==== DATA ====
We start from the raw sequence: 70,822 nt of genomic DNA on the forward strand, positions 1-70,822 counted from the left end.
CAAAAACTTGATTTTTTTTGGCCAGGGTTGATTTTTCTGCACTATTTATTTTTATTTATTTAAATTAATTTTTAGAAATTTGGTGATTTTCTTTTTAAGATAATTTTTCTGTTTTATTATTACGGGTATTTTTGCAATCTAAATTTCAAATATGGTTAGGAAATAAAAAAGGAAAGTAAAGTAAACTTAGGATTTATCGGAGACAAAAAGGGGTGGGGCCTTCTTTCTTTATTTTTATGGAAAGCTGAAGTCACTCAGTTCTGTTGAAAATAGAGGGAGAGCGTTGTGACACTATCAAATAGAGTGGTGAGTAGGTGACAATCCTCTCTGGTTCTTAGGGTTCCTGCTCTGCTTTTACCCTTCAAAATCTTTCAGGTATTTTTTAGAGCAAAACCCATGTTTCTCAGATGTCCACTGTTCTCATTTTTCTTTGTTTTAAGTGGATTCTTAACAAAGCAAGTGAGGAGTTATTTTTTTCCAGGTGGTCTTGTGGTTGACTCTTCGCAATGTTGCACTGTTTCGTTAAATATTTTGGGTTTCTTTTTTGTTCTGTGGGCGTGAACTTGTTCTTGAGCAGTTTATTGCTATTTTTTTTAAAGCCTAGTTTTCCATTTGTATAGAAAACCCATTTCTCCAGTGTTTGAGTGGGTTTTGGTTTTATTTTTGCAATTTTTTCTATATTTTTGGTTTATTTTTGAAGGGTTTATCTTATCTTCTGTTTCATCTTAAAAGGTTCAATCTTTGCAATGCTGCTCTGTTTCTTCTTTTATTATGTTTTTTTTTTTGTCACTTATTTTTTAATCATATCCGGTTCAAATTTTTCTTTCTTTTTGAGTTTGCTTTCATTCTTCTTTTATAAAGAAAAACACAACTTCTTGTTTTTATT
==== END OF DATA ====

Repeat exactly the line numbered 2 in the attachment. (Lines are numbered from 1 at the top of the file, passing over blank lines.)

CAAAAACTTGATTTTTTTTGGCCAGGGTTGATTTTTCTGCACTATTTATTTTTATTTATTTAAATTAATTTTTAGAAATTTGGTGATTTTCTTTTTAAGATAATTTTTCTGTTTTATTATTACGGGTATTTTTGCAATCTAAATTTCAAATATGGTTAGGAAATAAAAAAGGAAAGTAAAGTAAACTTAGGATTTATCGGAGACAAAAAGGGGTGGGGCCTTCTTTCTTTATTTTTATGGAAAGCTGAAGTCACTCAGTTCTGTTGAAAATAGAGGGAGAGCGTTGTGACACTATCAAATAGAGTGGTGAGTAGGTGACAATCCTCTCTGGTTCTTAGGGTTCCTGCTCTGCTTTTACCCTTCAAAATCTTTCAGGTATTTTTTAGAGCAAAACCCATGTTTCTCAGATGTCCACTGTTCTCATTTTTCTTTGTTTTAAGTGGATTCTTAACAAAGCAAGTGAGGAGTTATTTTTTTCCAGGTGGTCTTGTGGTTGACTCTTCGCAATGTTGCACTGTTTCGTTAAATATTTTGGGTTTCTTTTTTGTTCTGTGGGCGTGAACTTGTTCTTGAGCAGTTTATTGCTATTTTTTTTAAAGCCTAGTTTTCCATTTGTATAGAAAACCCATTTCTCCAGTGTTTGAGTGGGTTTTGGTTTTATTTTTGCAATTTTTTCTATATTTTTGGTTTATTTTTGAAGGGTTTATCTTATCTTCTGTTTCATCTTAAAAGGTTCAATCTTTGCAATGCTGCTCTGTTTCTTCTTTTATTATGTTTTTTTTTTTGTCACTTATTTTTTAATCATATCCGGTTCAAATTTTTCTTTCTTTTTGAGTTTGCTTTCATTCTTCTTTTATAAAGAAAAACACAACTTCTTGTTTTTATT